Failed artist becomes wife of carpenter on picturesque island—then, in Palahniuk’s remarkable sixth novel (after Lullaby, 2002), everything goes to hell.
Actually, Misty Kleinman is not so much a failed artist as a woman who always wanted to draw, went to art school, and never quite got up the gumption to try being an actual artist. She fell into a relationship with Peter Wilmot, the really-off guy at school, and moved with him to Waytansea Island. But that’s not where Palahniuk starts off: instead, he gives us Misty later on, when she has a 12-year-old daughter, Peter is a vegetable in the hospital (thanks to a clumsy suicide attempt), an unglued sense of reality prevails. You see, Waytansea Island is beautiful and has been discovered by wealthy mainlanders who clog the roads, take up space on the ferry, and generally act like human cholesterol, things that hardly make old-family islanders like Peter shiver with delight. Peter took his own revenge in a striking manner: he worked on the houses of mainlanders while they were gone, so that when they returned they found that entire rooms had—disappeared. These rooms were covered in threatening, apocalyptic graffiti and then walled off. Misty keeps getting called out to look at them once they’re uncovered by angered customers—“The woman with the missing closet. The man with his bathroom gone”—and she tries desperately to care, as Peter lies in his coma. A waitress in the island’s grand old hotel, Missy is stuck with her mother-in-law, who has an obsessive interest in when Misty will start to paint again. Misty starts getting ill, something that drives her painting in a way nothing ever has before, and soon she’s able to do little else but paint. Palahniuk restrains his more comic voice to deliver moving passages on inspiration, art, and suffering as a driving force. Only in the end, when things start linking up, does the novel, oddly enough, begin to unravel.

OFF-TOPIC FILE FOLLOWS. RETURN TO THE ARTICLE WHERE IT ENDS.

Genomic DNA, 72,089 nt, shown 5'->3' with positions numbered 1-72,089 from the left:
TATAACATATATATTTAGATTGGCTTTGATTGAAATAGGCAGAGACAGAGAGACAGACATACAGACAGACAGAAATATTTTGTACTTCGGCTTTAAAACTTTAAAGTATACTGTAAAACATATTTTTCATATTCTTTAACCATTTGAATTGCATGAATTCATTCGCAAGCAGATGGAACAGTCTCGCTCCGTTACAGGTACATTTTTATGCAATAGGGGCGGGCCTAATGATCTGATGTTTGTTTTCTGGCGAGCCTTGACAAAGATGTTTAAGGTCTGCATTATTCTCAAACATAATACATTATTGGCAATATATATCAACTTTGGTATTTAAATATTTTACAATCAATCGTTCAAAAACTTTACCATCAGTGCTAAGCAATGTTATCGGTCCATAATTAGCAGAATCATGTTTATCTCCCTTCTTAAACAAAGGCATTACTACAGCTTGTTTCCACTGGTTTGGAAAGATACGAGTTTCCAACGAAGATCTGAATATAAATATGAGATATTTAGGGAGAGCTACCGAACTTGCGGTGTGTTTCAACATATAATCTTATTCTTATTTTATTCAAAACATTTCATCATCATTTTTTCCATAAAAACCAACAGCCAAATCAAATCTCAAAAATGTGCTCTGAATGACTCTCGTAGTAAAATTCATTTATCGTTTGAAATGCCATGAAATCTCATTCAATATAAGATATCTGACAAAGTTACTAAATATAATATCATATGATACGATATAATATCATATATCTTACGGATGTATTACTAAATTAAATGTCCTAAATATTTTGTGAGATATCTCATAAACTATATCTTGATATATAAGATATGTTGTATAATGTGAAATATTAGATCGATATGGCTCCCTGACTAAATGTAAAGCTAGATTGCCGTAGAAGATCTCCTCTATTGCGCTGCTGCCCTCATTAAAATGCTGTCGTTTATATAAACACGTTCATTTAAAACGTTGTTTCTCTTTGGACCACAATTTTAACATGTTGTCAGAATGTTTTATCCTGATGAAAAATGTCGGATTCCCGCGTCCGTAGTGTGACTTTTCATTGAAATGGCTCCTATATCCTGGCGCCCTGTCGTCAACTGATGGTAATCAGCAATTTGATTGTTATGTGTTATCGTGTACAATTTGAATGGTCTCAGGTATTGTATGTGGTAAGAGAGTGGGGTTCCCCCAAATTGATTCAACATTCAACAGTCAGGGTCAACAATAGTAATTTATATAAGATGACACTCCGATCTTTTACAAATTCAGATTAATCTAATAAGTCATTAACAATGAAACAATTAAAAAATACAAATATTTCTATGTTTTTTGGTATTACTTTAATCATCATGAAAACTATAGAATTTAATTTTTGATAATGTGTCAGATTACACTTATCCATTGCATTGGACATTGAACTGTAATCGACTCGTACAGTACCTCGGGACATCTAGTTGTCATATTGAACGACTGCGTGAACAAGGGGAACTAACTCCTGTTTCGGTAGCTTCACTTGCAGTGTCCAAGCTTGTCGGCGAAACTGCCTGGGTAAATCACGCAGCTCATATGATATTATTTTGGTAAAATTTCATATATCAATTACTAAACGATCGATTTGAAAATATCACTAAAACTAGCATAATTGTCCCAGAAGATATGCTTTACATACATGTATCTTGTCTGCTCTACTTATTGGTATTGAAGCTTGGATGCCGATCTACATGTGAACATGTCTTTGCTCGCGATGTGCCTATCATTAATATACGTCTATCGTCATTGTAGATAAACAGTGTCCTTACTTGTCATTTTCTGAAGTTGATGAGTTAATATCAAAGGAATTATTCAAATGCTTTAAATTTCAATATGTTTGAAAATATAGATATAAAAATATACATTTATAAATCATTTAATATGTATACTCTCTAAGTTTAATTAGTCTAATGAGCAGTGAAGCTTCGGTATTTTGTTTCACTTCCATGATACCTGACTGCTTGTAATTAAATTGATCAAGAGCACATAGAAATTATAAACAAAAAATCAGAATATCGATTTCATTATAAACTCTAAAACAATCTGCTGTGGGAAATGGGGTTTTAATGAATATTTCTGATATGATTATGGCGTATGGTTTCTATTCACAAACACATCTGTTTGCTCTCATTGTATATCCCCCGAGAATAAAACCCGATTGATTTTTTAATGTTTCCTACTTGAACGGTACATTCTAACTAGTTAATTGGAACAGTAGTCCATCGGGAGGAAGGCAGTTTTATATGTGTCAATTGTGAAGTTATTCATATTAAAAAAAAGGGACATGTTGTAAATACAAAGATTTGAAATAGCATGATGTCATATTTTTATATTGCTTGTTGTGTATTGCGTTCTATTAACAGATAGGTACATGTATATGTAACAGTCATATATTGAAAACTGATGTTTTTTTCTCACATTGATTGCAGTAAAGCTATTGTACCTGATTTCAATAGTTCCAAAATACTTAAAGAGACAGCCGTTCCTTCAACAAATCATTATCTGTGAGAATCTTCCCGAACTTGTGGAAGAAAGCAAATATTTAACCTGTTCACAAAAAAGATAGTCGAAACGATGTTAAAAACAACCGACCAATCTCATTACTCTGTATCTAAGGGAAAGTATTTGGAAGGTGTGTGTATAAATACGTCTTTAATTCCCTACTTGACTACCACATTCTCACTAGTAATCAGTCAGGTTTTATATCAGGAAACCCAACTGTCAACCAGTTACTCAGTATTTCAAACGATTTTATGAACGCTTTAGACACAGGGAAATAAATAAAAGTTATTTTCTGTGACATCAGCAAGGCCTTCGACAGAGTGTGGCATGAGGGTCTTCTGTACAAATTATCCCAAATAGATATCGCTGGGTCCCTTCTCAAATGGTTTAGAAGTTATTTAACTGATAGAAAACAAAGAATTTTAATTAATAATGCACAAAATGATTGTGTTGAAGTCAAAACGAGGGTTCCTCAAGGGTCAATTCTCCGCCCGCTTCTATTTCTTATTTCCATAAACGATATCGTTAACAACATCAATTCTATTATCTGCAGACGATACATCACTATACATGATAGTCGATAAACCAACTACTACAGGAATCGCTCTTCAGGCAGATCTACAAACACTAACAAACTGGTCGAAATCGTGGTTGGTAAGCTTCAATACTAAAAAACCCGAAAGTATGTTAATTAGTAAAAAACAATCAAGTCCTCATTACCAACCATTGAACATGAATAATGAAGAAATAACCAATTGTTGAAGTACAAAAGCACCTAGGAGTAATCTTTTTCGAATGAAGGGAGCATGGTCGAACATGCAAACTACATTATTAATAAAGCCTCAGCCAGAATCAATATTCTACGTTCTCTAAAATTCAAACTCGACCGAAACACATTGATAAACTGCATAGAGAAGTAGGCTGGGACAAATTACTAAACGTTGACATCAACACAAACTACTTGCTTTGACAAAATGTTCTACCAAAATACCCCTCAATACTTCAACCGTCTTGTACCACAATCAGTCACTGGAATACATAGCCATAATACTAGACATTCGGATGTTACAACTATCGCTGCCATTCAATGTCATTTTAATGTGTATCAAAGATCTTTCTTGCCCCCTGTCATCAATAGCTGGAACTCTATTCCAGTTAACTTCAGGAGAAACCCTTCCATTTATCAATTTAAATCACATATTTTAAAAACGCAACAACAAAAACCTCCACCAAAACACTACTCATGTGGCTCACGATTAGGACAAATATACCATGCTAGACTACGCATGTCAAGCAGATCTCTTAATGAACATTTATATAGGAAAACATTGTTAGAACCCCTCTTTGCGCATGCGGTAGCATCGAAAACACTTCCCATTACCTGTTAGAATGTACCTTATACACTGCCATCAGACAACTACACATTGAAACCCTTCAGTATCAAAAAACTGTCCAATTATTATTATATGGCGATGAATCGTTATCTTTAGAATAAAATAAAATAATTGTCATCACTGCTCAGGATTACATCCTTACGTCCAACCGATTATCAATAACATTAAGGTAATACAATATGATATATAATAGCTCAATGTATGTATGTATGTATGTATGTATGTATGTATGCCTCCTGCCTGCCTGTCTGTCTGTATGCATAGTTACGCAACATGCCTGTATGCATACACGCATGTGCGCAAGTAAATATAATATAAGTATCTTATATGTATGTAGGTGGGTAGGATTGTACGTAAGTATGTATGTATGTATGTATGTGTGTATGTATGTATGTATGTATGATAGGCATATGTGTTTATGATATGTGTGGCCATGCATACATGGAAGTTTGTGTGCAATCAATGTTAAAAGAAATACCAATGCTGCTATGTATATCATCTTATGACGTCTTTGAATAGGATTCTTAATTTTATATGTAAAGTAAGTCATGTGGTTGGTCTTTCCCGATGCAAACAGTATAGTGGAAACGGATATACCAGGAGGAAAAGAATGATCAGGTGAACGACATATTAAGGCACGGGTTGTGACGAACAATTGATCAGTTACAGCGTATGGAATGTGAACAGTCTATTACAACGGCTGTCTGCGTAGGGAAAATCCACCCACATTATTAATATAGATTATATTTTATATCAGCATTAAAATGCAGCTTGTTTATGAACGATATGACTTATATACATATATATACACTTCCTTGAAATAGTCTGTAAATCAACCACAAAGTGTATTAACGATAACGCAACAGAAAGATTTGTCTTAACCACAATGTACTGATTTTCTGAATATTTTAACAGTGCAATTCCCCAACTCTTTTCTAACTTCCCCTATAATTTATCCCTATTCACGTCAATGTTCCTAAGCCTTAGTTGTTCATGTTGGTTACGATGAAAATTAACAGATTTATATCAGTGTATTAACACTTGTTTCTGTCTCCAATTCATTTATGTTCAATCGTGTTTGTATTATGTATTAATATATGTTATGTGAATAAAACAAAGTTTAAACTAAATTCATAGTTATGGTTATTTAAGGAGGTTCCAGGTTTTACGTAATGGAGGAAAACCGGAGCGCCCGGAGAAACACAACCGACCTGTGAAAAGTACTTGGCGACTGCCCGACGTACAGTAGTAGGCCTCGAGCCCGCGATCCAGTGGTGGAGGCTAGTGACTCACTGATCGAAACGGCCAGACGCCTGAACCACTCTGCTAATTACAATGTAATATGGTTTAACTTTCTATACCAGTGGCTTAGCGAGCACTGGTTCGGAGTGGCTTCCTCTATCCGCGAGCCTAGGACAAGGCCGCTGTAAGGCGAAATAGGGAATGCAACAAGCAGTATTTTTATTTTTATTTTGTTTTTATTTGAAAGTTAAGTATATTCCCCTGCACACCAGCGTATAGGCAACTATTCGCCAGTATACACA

A loose-limbed nightmare both vaporous and all-enveloping: awe-inspiring.